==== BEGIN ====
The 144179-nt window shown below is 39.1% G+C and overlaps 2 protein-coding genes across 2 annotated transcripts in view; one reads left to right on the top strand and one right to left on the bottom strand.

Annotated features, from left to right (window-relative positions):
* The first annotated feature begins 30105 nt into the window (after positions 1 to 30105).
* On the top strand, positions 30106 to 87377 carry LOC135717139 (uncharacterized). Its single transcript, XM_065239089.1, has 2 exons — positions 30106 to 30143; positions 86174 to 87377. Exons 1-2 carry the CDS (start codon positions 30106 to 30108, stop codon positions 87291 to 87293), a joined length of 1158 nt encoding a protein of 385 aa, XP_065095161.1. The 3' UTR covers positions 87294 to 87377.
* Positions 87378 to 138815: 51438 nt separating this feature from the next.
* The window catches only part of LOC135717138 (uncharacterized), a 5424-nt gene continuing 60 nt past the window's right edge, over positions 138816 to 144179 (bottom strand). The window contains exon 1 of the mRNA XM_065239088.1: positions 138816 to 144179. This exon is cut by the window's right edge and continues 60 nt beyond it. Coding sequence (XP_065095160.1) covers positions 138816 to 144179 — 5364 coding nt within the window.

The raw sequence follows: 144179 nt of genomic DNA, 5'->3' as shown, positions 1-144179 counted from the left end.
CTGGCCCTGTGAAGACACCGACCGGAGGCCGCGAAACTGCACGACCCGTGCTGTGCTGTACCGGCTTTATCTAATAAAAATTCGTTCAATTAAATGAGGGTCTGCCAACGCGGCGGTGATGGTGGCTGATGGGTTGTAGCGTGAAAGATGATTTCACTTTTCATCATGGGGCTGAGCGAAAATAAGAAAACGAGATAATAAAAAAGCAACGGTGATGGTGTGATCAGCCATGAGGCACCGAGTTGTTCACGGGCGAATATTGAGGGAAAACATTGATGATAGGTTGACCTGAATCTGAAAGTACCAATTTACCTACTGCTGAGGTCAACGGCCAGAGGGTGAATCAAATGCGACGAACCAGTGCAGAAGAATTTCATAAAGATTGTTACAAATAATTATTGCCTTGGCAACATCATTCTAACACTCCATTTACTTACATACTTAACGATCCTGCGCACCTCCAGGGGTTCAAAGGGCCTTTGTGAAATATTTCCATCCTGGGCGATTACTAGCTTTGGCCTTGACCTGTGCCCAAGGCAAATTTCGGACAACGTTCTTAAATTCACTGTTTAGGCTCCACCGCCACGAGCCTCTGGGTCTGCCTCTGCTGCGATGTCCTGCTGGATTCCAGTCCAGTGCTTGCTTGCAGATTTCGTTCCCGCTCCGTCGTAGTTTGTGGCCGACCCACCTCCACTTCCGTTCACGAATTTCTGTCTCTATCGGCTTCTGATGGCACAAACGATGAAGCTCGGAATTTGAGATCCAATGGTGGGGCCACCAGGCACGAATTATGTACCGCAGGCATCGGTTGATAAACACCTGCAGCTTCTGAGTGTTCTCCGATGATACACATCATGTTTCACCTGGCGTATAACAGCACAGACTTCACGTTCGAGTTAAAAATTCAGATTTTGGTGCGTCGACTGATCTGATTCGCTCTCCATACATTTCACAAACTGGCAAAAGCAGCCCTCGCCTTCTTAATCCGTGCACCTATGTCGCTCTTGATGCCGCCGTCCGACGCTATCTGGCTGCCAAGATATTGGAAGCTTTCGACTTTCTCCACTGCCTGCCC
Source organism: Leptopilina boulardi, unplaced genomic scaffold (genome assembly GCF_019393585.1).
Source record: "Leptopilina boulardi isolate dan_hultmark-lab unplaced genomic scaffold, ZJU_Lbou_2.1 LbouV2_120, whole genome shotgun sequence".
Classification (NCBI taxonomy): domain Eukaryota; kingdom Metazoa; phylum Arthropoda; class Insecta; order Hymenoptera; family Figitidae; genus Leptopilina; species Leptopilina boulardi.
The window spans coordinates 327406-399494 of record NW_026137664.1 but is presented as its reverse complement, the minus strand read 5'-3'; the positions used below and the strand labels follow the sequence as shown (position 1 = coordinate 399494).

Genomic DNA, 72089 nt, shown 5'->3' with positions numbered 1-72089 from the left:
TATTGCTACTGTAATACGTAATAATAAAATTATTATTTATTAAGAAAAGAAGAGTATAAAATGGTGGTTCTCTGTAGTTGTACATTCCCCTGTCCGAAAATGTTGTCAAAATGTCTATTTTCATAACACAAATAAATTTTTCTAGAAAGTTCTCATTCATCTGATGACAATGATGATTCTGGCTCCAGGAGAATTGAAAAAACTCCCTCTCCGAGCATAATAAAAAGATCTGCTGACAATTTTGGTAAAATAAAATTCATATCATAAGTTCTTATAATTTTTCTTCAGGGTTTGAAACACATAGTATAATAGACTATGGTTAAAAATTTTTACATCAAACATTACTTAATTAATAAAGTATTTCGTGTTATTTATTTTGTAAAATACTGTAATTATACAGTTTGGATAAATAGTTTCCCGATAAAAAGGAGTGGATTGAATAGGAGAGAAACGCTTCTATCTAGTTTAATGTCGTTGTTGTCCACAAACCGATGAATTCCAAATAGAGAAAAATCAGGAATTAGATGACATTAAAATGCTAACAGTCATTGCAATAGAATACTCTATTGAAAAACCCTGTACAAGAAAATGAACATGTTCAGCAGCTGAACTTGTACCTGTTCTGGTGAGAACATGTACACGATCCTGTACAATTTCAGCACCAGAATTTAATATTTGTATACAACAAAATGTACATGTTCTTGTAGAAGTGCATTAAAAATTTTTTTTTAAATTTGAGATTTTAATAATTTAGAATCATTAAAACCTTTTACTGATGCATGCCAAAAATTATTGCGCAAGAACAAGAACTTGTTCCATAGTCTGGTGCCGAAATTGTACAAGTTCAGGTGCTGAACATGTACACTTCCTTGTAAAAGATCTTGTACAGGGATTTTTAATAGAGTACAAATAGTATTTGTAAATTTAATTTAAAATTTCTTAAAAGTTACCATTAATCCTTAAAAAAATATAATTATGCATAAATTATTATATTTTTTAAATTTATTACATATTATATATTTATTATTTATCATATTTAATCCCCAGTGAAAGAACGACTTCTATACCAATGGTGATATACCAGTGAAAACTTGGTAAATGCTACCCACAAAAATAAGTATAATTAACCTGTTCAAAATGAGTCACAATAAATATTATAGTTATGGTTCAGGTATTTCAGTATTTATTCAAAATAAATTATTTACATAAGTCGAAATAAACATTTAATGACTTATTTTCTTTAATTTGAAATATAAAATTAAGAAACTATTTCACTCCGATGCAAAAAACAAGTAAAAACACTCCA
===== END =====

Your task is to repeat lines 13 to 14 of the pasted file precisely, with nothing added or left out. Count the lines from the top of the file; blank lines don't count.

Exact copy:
Genomic DNA, 72089 nt, shown 5'->3' with positions numbered 1-72089 from the left:
TATTGCTACTGTAATACGTAATAATAAAATTATTATTTATTAAGAAAAGAAGAGTATAAAATGGTGGTTCTCTGTAGTTGTACATTCCCCTGTCCGAAAATGTTGTCAAAATGTCTATTTTCATAACACAAATAAATTTTTCTAGAAAGTTCTCATTCATCTGATGACAATGATGATTCTGGCTCCAGGAGAATTGAAAAAACTCCCTCTCCGAGCATAATAAAAAGATCTGCTGACAATTTTGGTAAAATAAAATTCATATCATAAGTTCTTATAATTTTTCTTCAGGGTTTGAAACACATAGTATAATAGACTATGGTTAAAAATTTTTACATCAAACATTACTTAATTAATAAAGTATTTCGTGTTATTTATTTTGTAAAATACTGTAATTATACAGTTTGGATAAATAGTTTCCCGATAAAAAGGAGTGGATTGAATAGGAGAGAAACGCTTCTATCTAGTTTAATGTCGTTGTTGTCCACAAACCGATGAATTCCAAATAGAGAAAAATCAGGAATTAGATGACATTAAAATGCTAACAGTCATTGCAATAGAATACTCTATTGAAAAACCCTGTACAAGAAAATGAACATGTTCAGCAGCTGAACTTGTACCTGTTCTGGTGAGAACATGTACACGATCCTGTACAATTTCAGCACCAGAATTTAATATTTGTATACAACAAAATGTACATGTTCTTGTAGAAGTGCATTAAAAATTTTTTTTTAAATTTGAGATTTTAATAATTTAGAATCATTAAAACCTTTTACTGATGCATGCCAAAAATTATTGCGCAAGAACAAGAACTTGTTCCATAGTCTGGTGCCGAAATTGTACAAGTTCAGGTGCTGAACATGTACACTTCCTTGTAAAAGATCTTGTACAGGGATTTTTAATAGAGTACAAATAGTATTTGTAAATTTAATTTAAAATTTCTTAAAAGTTACCATTAATCCTTAAAAAAATATAATTATGCATAAATTATTATATTTTTTAAATTTATTACATATTATATATTTATTATTTATCATATTTAATCCCCAGTGAAAGAACGACTTCTATACCAATGGTGATATACCAGTGAAAACTTGGTAAATGCTACCCACAAAAATAAGTATAATTAACCTGTTCAAAATGAGTCACAATAAATATTATAGTTATGGTTCAGGTATTTCAGTATTTATTCAAAATAAATTATTTACATAAGTCGAAATAAACATTTAATGACTTATTTTCTTTAATTTGAAATATAAAATTAAGAAACTATTTCACTCCGATGCAAAAAACAAGTAAAAACACTCCA